Green vegetables and some other foods, including olives, olive oil, some nuts, and some legumes, are major sources of vitamin K. Knowing what foods contain vitamin K is important if you are on Coumadin®. Keeping vitamin K stable is a key to maintaining a stable INR.

Thus, if you eat green vegetables, as you should, you must eat the same amount of the same ones every day, whether at home, at work, or traveling. That’s not always easy to do, especially if you travel. Your daily dosage of Coumadin® is based on what you need to keep your INR stable, and once stable, theoretically you can continue to eat the same amount of the same things and remain stable. It doesn’t always work that way.

You should also avoid some herbs, such as ginseng, gingko biloba, ginger, garlic, and St. John’s Wort, which can interfere with Coumadin®.

For patients such as our founder, Mellanie True Hills, living on Coumadin® was challenging and life-changing as it was impossible to keep Coumadin® under control no matter how she managed her diet.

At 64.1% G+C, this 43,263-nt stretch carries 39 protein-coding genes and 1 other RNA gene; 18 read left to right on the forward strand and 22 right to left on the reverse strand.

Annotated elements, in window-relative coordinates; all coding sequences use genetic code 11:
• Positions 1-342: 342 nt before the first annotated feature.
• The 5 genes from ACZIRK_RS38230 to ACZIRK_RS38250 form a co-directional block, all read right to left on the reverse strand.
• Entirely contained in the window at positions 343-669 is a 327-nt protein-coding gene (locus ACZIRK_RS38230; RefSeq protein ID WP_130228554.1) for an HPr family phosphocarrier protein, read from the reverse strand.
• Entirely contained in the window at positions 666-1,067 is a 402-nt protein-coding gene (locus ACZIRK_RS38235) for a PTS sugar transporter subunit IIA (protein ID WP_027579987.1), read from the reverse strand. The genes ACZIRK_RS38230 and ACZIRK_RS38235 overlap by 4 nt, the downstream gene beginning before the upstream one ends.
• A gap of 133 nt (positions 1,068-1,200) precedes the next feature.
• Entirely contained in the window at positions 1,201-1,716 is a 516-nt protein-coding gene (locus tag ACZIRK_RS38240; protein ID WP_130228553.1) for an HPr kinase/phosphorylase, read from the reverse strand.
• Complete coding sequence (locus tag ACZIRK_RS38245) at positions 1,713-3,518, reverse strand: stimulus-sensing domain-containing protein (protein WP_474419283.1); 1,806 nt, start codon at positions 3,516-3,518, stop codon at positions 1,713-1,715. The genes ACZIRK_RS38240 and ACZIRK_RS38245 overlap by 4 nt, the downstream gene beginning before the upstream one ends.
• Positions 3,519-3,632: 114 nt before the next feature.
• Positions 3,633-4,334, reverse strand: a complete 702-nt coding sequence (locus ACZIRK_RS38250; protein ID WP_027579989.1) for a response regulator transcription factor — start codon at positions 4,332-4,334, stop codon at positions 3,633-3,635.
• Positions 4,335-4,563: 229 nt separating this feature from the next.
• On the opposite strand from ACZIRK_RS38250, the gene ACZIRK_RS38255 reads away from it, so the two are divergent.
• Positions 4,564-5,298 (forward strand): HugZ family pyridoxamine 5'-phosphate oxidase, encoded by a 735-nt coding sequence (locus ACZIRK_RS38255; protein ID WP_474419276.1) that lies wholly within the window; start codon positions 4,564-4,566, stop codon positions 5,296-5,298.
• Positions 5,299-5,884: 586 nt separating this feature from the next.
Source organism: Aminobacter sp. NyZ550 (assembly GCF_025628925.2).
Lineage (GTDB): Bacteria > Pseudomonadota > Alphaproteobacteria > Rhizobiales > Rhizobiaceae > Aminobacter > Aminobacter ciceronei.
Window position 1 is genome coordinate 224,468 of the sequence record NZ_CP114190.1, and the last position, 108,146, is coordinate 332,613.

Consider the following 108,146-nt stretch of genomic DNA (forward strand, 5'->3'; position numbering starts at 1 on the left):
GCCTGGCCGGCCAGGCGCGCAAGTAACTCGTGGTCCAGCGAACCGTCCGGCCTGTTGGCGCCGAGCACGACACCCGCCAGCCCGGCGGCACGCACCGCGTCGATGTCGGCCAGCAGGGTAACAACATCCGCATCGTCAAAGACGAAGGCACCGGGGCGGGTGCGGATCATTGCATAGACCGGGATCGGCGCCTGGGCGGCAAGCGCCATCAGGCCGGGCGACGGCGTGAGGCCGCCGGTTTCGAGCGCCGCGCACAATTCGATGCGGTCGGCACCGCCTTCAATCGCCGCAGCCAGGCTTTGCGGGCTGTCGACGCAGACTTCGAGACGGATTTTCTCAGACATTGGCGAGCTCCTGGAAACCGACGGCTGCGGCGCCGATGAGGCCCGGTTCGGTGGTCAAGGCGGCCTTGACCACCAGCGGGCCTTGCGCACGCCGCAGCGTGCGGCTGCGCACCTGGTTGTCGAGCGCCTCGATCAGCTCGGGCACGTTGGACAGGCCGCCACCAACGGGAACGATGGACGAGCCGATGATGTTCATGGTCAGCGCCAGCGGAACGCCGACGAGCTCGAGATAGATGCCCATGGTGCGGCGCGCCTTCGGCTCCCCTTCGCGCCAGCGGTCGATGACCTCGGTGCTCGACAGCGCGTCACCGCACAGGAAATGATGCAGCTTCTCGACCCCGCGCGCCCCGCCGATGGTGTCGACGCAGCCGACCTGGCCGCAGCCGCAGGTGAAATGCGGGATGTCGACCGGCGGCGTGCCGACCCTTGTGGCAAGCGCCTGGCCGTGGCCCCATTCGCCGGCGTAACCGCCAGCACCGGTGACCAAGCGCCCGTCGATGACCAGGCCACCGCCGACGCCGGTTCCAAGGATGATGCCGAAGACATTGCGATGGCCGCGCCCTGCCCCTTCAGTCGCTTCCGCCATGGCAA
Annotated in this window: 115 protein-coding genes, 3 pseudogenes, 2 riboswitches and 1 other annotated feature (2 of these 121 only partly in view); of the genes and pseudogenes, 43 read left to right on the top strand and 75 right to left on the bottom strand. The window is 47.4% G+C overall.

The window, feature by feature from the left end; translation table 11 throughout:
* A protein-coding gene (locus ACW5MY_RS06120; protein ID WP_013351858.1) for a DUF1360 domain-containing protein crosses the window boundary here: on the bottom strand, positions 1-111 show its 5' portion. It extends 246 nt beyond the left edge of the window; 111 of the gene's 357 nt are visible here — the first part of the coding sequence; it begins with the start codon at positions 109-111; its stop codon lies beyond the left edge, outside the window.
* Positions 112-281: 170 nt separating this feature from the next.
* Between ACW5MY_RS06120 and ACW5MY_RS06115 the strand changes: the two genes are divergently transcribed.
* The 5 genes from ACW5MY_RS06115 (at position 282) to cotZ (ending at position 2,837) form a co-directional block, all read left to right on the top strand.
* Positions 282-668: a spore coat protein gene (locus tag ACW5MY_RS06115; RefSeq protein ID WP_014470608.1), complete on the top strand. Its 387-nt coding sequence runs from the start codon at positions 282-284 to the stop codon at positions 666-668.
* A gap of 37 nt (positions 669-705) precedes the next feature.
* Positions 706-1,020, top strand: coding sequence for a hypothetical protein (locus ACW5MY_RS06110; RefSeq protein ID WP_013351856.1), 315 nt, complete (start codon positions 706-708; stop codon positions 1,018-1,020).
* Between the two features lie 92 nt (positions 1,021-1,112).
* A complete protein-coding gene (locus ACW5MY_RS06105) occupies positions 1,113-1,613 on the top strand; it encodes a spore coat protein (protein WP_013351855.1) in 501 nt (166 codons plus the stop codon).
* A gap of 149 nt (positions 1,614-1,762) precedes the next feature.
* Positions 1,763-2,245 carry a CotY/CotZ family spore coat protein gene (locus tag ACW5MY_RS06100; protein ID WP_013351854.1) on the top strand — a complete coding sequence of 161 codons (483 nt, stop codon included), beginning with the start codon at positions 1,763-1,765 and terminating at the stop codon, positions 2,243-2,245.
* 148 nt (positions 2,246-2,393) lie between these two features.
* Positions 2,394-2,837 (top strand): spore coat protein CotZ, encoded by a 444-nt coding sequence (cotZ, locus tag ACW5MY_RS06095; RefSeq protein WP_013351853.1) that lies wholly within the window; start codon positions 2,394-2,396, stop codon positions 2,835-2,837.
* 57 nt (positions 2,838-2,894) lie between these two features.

If you’re stable, monthly blood draws are sufficient, but being unstable means weekly blood draws, whether you are at home or on the road. Your dosage is tweaked based on each week’s test results as you ping-pong between the risk of clots and bleeding.

If your blood is too thin it leaks from the blood vessels and leaves huge black, blue, and purple bruises all over arms, legs, torso, and even your face. Just being touched or bumped leaves nasty bruises. Mellanie’s family was embarrassed to take her anywhere looking like that.